3. My Internet-based research via official Moravian websites has answered many questions and created others.  The latter category is unimportant to me, for I choose not to pursue many details unrelated to my primary interest here–the analysis of liturgies and hymnals in the Northern and Southern Provinces of the Unitas Fratrum.

Alaska Flag

Above:  Flag of Alaska

Image in the Public Domain

The “ministry group,” as the Unitas Fratrum‘s Unity Board defines it, is the United Alaska Moravian Ministry (UAMM), which broke away from the Alaska Moravian Church in 2011.  As best as I can determine, UAMM consists of four churches, one or two fellowships, and a preaching station in the southern part of the state.  The flagship congregation is Anchorage Moravian Church (old website here; current website here), a fellowship of the Alaska Province from 1973 to 2001.  Since the church left the Alaska Moravian Church for UAMM in 2011, the Alaska Province planted a new congregation, First Moravian Church of Anchorage, in 2012.  The Senior Pastor of Anchorage Moravian Church and Bishop of UAMM is the Right Reverend William Nicholson (born in Dillingham, Alaska, in 1951, and raised in the Russian Orthodox Church).  He has served as Senior Pastor of that congregation (with an interruption in his tenure) since 2001.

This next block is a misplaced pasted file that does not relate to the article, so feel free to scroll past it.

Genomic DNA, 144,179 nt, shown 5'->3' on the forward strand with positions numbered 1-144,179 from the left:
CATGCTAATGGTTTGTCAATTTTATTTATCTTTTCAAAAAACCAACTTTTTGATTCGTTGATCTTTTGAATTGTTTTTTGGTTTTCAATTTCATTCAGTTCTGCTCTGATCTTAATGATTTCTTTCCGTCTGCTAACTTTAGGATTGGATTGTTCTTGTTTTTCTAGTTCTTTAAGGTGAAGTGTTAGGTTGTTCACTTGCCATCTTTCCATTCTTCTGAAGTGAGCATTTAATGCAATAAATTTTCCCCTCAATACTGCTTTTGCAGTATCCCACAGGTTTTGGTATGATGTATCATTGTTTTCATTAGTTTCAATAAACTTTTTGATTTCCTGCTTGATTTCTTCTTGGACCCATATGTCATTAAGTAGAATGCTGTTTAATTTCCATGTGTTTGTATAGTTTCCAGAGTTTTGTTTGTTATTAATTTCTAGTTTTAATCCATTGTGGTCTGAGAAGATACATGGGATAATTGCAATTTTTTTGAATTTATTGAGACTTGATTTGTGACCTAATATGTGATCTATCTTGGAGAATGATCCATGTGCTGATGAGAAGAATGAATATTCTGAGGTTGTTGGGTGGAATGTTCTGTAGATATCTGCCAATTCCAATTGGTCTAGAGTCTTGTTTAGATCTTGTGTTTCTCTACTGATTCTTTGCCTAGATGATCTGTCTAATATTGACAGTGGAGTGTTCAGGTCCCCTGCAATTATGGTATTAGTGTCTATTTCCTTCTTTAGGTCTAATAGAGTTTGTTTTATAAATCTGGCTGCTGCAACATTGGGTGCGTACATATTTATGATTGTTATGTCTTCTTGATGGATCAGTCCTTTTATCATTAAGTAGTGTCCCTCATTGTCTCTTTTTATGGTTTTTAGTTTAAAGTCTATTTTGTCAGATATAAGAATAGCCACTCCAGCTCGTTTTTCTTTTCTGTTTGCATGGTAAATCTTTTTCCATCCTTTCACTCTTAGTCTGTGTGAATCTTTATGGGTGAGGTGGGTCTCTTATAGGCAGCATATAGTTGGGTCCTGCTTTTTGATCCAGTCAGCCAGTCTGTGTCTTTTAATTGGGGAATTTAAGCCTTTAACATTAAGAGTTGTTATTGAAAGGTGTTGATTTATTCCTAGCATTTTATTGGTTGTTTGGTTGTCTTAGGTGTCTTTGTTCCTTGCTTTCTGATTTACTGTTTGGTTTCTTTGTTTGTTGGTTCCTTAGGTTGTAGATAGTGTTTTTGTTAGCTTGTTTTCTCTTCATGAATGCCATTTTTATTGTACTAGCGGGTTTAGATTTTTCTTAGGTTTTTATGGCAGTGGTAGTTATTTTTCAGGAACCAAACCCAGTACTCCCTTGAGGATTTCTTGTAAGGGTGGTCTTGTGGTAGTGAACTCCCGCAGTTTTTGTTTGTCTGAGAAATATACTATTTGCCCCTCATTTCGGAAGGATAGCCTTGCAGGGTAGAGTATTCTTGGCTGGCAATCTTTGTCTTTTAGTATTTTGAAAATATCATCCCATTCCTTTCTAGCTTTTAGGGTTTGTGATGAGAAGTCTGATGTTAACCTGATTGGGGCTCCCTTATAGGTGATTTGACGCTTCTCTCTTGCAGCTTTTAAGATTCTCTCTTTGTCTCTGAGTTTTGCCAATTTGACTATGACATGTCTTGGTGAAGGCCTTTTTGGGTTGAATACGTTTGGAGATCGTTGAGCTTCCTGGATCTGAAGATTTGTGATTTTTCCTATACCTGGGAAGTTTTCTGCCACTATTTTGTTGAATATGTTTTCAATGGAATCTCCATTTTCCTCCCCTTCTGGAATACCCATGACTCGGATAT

A Moravian bishop is a spiritual leader, not an administrator per se.  Often a Moravian bishop serves as President of the Provincial Board and is therefore an administrator in that capacity, but the episcopal office is a spiritual one.  The first indigenous Bishop of the Alaska Moravian Church was the Right Reverend Jacob Nelson, who served from 1983 to 2013.  The Synod elected Nicholson to serve as a bishop in 2008, and thus the Province had two bishops.  The Synodical records from 2009 spoke of the two bishops.  Then, in 2010, something happened, for the Alaska Provincial Board removed Bishop Nicholson from his post as Senior Pastor.  Church bulletins from the time listed the position of Senior Pastor as vacant (until an Interim Pastor was present) and Nicholson as the Church Administrator.  Synodical records from 2011 referred a resolution to endorse the Provincial Board’s decision to terminate Nicholson’s ministerial duties in the Alaska Moravian Church to that Board.  The UAMM, with Nicholson restored as Senior Pastor of Anchorage Moravian Church, started its existence apart from the Alaska Synod in 2011.  As of January of that year, however, Anchorage Moravian Church was still part of the Alaska Moravian Church.